Slow Loris serves as the common name for several species of strepsirrhine primates. The various types evolved as endemic to southern and southeastern Asia.
All recognized species also have similar physical characteristics. The heads appear rounded, the eyes grow rather large, and the snouts develop narrow.
The various kinds also present widely varied colored patterns. Meanwhile, the trunk grows elongated. The arms and legs measure roughly equal in length, and all four limbs also possess a pincer-like grip. This provides an advantage for grasping tree limbs.
Also, the Slow Loris actually possesses a toxic bite. This makes this animal the only known venomous primate on earth.
Slow Loris Species Diversity and Distribution
Currently, there exist eight recognized species of Slow Loris. Some of these appear throughout the general habitat range. Others remain endemic to only a very small region. There also exists one pygmy species, endemic to Laos, Vietnam, and Cambodia.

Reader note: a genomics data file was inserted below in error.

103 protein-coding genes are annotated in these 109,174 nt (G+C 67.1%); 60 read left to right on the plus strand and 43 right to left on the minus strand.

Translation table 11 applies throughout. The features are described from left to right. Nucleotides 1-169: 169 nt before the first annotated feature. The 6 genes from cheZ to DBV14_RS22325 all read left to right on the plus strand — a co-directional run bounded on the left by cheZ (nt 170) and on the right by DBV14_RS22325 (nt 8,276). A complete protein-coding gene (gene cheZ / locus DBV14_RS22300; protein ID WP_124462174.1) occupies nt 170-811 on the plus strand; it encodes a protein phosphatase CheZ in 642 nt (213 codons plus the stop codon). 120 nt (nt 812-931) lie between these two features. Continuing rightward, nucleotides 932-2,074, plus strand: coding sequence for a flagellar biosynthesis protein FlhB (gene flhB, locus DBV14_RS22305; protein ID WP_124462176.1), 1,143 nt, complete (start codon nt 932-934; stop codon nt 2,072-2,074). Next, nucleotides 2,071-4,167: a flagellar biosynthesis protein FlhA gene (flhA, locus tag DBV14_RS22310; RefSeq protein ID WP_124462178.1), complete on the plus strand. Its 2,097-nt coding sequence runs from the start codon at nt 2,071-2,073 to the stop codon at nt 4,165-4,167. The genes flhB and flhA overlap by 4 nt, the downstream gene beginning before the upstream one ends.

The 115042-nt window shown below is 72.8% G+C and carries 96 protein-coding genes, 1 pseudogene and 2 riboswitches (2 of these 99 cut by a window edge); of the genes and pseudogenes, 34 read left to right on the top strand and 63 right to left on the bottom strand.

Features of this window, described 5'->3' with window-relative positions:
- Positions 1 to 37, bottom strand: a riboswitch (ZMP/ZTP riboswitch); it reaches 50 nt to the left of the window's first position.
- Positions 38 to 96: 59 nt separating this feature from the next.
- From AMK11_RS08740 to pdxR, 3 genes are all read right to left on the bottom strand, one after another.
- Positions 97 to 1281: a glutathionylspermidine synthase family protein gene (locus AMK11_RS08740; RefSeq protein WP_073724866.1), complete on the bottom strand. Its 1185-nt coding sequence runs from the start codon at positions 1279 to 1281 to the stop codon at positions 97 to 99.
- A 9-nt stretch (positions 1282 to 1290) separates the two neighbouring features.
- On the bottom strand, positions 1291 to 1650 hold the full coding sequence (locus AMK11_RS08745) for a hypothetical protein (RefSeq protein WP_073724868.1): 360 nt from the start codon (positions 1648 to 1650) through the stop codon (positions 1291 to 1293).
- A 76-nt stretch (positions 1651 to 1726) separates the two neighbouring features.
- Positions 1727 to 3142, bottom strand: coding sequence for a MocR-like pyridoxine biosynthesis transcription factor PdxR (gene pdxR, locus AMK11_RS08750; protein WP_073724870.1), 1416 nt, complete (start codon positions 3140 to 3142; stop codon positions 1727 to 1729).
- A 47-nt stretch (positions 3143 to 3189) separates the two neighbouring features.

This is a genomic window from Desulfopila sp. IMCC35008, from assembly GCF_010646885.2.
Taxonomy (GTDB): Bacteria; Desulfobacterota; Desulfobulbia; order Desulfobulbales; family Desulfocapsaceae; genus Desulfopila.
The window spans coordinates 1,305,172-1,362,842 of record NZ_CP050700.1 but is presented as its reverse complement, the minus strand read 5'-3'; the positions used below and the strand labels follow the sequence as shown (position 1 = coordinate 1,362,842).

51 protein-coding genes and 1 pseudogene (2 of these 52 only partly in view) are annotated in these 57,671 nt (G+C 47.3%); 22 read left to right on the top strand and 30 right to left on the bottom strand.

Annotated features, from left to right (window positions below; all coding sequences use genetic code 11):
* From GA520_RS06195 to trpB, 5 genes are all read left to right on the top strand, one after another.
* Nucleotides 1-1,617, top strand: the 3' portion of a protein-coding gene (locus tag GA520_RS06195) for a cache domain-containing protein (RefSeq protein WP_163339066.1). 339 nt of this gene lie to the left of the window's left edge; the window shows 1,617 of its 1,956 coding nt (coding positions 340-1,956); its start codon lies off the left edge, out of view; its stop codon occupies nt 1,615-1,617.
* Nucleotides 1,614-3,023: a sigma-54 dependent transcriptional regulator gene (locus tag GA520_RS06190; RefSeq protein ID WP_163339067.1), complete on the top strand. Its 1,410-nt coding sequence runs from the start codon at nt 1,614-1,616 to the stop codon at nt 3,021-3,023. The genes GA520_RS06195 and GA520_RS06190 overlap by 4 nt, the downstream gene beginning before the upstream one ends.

Their preferred climates are tropical and subtropical. They typically inhabit mangrove forests, bamboo groves, and rainforests. Generally, the denser the forest canopy, the greater the population of these primates. They move rather slowly and deliberately through the trees and rarely the relative safety of those trees.
Slow Loris Behavior and Diet
The Slow Loris is predominantly nocturnal. They sleep during the day, typically alone. At night they will forage through the trees for food.
These animals are omnivorous in their eating habits. They will typically eat arthropods, insects, small reptiles and birds, fruits, and a variety of vegetation. They have also been observed to consume insects that other insectivores avoid.
In general, the male Slow Loris is highly territorial and aggressive towards other males. Their principal predators include large felines, sun bears, snakes, and eagles.